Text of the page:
Reduce Transaction Risk Throughout Your Financial Close Process

Key Takeaways:

  • Create an exception-driven close process that automatically highlights out of compliance transactions
  • Ensure the close process includes summary reporting on compliance activities
  • Formalize the reconciliation process, identifying each account’s specific risks criteria and supporting documentation
  • On-going integrated fraud testing on possible risk areas
  • Utilize reconciliation best practices to perform risk analysis

 The challenge for businesses is that many of the period-end close risks stem from manual tasks scattered throughout financial close processes during the pre-close, entity closes and the post-close. The result is that accounting and finance teams spend a lot of time bridging between the manual tasks and loading these into an ERP system that is supposed to make life easier.  On the more sinister side, the more complex and adhoc the process, the greater the chances of defalcation and fraud.  All companies can do better with some relatively easy process steps.

The common monthly transaction ‘schemes’ we have noted in our normal review of the close process are easy to detect if active monitoring of risk accounts is conducted. 

 Revenue recognition – Most common scheme we noted is the modification of sales terms and conditions in the closing of sales deals.  These contracts are modified or amended outside of the recognized sales process or reporting channels and may impact revenue recognition. Some modifications may include granting of favorable rights of return, extended payment terms, refund, or exchange. Sales personnel may provide these terms and conditions in concealed side letters, e-mails, or in verbal agreements in order to recognize revenue before the sale is complete. In the ordinary course of business, sales agreements can and often are legitimately amended, and there is nothing wrong with giving customers a right of return or exchange, as long as revenue is recognized in the proper accounting period with reserves established.

Holding accounting periods open – Improperly holding accounting records open beyond the end of an accounting period can enable companies to record additional transactions that occur after the end of a reporting period in the current accounting period. This scheme commonly involves recording sales and/or cash receipts that occur after the end of the reporting period in the current period. These acts are often accompanied by the falsification or modification of accounting documentation (dates on shipping delivery documents, PO’s, bank statements, cash reconciliations, cash receipt journals, etc.) in an attempt to cover-up the transaction trail.

 “Refreshed” Receivables – In order to mask rising account receivable balances while avoiding increasing the bad debt provision, a company may “refresh” the aging of receivables and improperly represent A/R balances as being current in nature instead of showing the true age of the receivables. This may occur with exchange transactions with customers, where customers can receive “credits” to their accounts and allowed to repurchase goods where little, if any, physical transfer of the product or service occurs. Sometimes the perpetrator may simply modify or edit dates of invoices in the A/R system that results in a “restart” of the aging process for the modified receivables. Schemes may involve the falsification or improper modification of accounting documentation (invoices, purchase orders, change orders, shipping reports, etc.) to cover up the fraud scheme.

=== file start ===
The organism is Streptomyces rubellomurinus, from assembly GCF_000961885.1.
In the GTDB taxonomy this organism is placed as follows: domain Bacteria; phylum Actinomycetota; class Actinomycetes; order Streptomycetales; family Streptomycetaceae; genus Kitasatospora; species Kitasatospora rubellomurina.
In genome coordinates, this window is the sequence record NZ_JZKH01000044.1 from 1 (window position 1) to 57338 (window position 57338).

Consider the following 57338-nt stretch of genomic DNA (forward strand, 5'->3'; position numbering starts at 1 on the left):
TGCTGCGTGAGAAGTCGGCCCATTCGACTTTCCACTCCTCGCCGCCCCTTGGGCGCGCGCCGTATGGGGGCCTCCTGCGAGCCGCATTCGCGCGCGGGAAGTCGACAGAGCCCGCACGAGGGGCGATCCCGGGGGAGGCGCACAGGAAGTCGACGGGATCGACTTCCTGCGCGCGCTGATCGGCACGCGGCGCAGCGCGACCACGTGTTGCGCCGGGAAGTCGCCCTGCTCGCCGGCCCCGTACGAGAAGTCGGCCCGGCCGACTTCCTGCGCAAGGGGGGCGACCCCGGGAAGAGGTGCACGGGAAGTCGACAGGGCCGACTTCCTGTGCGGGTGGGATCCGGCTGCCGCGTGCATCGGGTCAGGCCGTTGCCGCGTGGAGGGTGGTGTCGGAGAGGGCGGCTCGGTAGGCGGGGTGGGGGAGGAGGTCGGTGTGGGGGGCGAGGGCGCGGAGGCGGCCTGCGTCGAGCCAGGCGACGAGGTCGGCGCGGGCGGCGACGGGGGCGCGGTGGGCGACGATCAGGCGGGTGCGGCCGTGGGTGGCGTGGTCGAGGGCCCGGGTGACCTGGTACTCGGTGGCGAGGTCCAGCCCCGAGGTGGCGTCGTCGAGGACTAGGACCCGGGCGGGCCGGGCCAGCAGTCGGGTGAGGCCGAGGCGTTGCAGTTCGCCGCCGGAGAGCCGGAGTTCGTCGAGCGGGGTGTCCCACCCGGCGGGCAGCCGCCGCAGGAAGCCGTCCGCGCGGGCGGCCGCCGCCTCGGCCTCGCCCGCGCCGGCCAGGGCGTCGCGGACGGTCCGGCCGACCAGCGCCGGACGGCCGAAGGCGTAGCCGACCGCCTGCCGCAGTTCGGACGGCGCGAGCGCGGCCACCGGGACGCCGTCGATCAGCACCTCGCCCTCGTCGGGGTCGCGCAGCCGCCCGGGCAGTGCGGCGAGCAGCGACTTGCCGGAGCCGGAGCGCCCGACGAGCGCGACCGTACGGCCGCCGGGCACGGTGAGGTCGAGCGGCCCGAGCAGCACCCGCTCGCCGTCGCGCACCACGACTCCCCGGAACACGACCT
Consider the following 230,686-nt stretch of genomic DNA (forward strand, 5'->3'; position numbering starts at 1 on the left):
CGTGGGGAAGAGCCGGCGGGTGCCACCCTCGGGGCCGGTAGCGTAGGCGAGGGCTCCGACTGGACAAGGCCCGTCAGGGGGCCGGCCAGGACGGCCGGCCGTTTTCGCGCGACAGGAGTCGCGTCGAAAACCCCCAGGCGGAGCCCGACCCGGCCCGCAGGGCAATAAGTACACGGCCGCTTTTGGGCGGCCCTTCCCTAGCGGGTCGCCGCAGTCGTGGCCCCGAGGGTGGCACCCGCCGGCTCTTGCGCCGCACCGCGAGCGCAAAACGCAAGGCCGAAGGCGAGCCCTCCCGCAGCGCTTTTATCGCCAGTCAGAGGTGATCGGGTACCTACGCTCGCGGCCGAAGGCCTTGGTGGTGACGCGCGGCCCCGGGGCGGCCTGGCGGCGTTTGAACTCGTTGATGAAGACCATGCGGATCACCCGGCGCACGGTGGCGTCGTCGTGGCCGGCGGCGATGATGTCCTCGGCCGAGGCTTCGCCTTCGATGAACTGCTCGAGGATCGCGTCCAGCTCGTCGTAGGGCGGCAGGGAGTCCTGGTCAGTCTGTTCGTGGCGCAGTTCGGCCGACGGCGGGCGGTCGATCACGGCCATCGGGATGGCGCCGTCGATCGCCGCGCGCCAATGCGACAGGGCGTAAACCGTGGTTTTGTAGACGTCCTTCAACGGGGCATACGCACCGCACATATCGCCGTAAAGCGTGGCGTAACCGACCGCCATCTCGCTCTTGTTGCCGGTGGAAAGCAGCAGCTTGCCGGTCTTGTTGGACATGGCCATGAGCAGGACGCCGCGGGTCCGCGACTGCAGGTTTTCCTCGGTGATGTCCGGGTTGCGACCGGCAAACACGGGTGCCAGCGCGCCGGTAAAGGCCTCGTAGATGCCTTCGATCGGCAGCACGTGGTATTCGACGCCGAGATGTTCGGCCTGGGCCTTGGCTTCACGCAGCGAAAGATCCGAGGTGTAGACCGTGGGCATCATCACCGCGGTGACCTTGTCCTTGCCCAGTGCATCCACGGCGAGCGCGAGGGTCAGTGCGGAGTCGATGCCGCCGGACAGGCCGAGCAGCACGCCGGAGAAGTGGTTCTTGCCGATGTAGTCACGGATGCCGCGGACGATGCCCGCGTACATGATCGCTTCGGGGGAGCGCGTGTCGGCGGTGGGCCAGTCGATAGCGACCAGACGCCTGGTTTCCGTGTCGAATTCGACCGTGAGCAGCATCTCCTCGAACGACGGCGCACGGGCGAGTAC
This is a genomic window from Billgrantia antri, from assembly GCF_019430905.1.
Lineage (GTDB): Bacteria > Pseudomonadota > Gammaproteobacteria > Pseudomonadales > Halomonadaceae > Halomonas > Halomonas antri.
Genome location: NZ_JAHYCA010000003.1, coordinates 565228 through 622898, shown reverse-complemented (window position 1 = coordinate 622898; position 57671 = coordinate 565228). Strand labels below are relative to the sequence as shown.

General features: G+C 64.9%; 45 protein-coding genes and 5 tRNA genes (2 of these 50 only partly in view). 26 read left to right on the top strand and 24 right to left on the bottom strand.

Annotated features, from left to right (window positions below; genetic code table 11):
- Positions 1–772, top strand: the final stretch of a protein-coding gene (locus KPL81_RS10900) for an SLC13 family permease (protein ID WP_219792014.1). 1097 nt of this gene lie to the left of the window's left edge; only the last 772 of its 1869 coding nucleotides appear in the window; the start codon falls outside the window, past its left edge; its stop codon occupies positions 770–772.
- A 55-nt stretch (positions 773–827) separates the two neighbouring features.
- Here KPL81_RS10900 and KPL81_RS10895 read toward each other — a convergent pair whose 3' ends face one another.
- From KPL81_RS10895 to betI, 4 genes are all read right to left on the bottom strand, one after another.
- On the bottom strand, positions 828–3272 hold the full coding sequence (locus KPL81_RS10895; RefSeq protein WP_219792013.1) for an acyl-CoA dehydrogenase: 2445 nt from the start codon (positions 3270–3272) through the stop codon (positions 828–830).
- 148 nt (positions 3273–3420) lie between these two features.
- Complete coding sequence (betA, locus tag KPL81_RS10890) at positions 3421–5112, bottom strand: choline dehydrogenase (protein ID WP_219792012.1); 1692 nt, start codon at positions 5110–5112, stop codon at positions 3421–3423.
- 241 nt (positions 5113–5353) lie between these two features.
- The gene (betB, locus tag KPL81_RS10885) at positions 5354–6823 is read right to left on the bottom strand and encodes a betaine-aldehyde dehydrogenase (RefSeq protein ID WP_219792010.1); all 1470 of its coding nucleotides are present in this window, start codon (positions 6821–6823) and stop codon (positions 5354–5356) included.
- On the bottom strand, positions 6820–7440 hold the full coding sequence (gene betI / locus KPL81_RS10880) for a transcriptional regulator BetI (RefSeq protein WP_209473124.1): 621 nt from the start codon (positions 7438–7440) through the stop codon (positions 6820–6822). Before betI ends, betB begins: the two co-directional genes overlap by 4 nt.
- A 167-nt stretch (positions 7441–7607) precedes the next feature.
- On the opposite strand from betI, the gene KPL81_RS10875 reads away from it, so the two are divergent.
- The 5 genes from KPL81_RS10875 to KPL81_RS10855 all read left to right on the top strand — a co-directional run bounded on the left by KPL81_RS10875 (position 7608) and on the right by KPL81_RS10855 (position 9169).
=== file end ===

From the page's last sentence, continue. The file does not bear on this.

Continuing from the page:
So What Should You Do?

  1. Actively Monitor Risks

Monitoring risks and ensuring compliance are critical components of the financial close process. An organization’s chances of undetected fraud and/ or material misstatements making it into financial statements increases with a passive and non-systematic monitoring of risks.  You should consider:

  • Setting up an effective mechanism to ensure sound controls are in place and adhered to, by integrating active risk monitoring into your financial close process.
  • You should try to accomplish automated tasks and exceptions-based reviews, enhanced risk monitoring within your ERP or in reconciliation systems like Blackline®, with can be accomplished with very little extra work, effectively monitoring all desired activities, while only flagging those that violate your pre-defined thresholds.

Conduct Optimized Risk Analysis

By leveraging analytical capabilities of current systems and pre-packaged ones from respected vendors (e.g. Benford’s Law), companies should seamlessly monitor the financial close ‘in-process’, to spot anomalies, and detect fraud.

Use pattern simulations to conduct an optimized risk analysis so that you can focus the riskiest areas with the largest potential impact; and not get bogged down reviewing every low risk, low impact transaction and activity.  Simple Monte Carlo simulations will get you to the prioritized list of risk areas. More advanced techniques are available, and are relatively cost effective.

  1. Governance Within the Financial Close Management

By integrating your process and reconciliation tools with your ERP system you will create better risk transparency via a single financial close process system. With this seamless integration, you will be able to:

  • Create, update, and monitor financial master data in one system – and distribute changes anywhere – to accelerate the financial close process.
  • Strengthen and document internal controls
  • Streamline testing and assessments
  • Perform timely remediation

The overall benefit is that your company will generate accurate reports that comply with multiple regulations. This integration provides real-time visibility of risk related tasks, and helps your company increase transparency across their entire financial close process leading to higher stakeholder confidence.

Share this entry